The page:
New RISC-V hardware designs from 5G startup EdgeQ | GeekComparison

Today, 5G mobile startup EdgeQ announced the addition of two new members to its advisory board: former Qualcomm CEO Paul Jacobs and former Qualcomm CTO Matt Grob. Their mission is to halve the Total Cost of Ownership (TCO) of 5G mobile base stations by leveraging and expanding open hardware RISC-V designs.

Traditionally, Radio Access Network (RAN) devices tend to have a closed design and be deeply owned. Such closed stacks generally cannot be upgraded to accommodate new protocols and usage scenarios – for example, a radio unit or distributed unit designed for 4G networks typically needs to be replaced in its entirety to serve 5G devices. .

In contrast, vendors can implement their own OpenRAN solutions, which generally implement fewer features in hardware and more in software that runs on traditional operating systems such as Linux. But properly implementing such an O-RAN requires a very deep protocol expertise to do it right, and it is usually extremely energy consuming and expensive to maintain once completed.

EdgeQ’s approach is to effectively split the difference between traditional closed silicon approaches and expensive O-RAN. EdgeQ has licensed a reference RISC-V CPU design and added new hardware instructions to speed up the computationally expensive vector math operations required to handle 4G and 5G communications and signal processing.

Adil Kidwai, VP and Head of Product Management at EdgeQ, says the new instructions are not the standard RVV vector math extension. Kidwai describes EdgeQ’s ISA extension as a set of “custom vector instructions to achieve high performance at low power consumption for 5G infrastructure solutions.”

According to EdgeQ CEO Vinay Ravuri, the company’s innovative approach reduces power consumption from 100W (using a Xeon-based solution) to 10W, with nearly all of the work done in EdgeQ’s SoC itself. In a cell tower’s DU, this could mean separate hardware for machine learning acceleration, timer sync, FEC acceleration, front and midhaul transport, and L1 processing are all condensed into the single EdgeQ SoC — and, again according to EdgeQ, the TCO by up to 50 percent.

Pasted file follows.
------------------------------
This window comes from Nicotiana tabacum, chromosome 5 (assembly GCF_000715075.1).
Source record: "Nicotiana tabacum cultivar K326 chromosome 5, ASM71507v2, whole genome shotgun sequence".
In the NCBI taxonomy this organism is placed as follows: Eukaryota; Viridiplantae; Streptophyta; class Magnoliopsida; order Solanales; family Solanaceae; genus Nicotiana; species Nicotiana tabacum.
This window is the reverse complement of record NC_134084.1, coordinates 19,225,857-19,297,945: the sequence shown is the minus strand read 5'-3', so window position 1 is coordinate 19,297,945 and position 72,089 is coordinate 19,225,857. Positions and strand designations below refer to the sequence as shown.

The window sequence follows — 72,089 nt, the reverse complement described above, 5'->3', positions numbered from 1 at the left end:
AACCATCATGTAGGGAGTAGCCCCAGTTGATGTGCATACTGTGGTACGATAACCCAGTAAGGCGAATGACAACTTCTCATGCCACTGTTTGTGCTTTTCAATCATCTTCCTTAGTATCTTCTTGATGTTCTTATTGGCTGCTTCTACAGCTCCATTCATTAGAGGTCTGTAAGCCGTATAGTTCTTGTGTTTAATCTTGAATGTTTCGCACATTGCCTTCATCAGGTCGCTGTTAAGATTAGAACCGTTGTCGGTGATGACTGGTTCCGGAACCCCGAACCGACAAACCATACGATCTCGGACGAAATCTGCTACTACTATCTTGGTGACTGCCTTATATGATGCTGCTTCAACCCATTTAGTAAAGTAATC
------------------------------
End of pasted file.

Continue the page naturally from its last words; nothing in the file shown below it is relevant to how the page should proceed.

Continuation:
Since the vector mathematical instructions required for 5G signal processing and communication are largely the same as for machine learning tasks, excess processing power in EdgeQ’s CPU can be allocated to local ML processing. According to Ravuri, mobile communication is a huge workload, with the CPU being idle most of its time. The cores of the RISC-V CPU can be partitioned directly, with some allocated to 4G/5G and some to ML, or workloads can be distributed on a Quality of Service (QoS) managed basis.

We think the most important part of EdgeQ’s design is flexibility. By providing customers with true C/C++ access to its RISC-V SoC, EdgeQ enables not only innovation, but also future adaptability. Such a system can be upgraded on site to accommodate future protocol upgrades, where less flexible systems should get a “forklift upgrade” – meaning you lift the old one, slide the new one in and then throw the old one away for recycling.

EdgeQ is far from the only company in this general space — hard drive vendors Western Digital and Seagate have each started implementing RISC-V designs into some emerging hardware designs, and they’ve done it for similar reasons. . We hope this expansion of RISC-V designs into previously closed silicon spaces continues, especially in the consumer Wi-Fi world, where greater programmability could reduce the rise of e-waste as protocols change.

List image by EdgeQ

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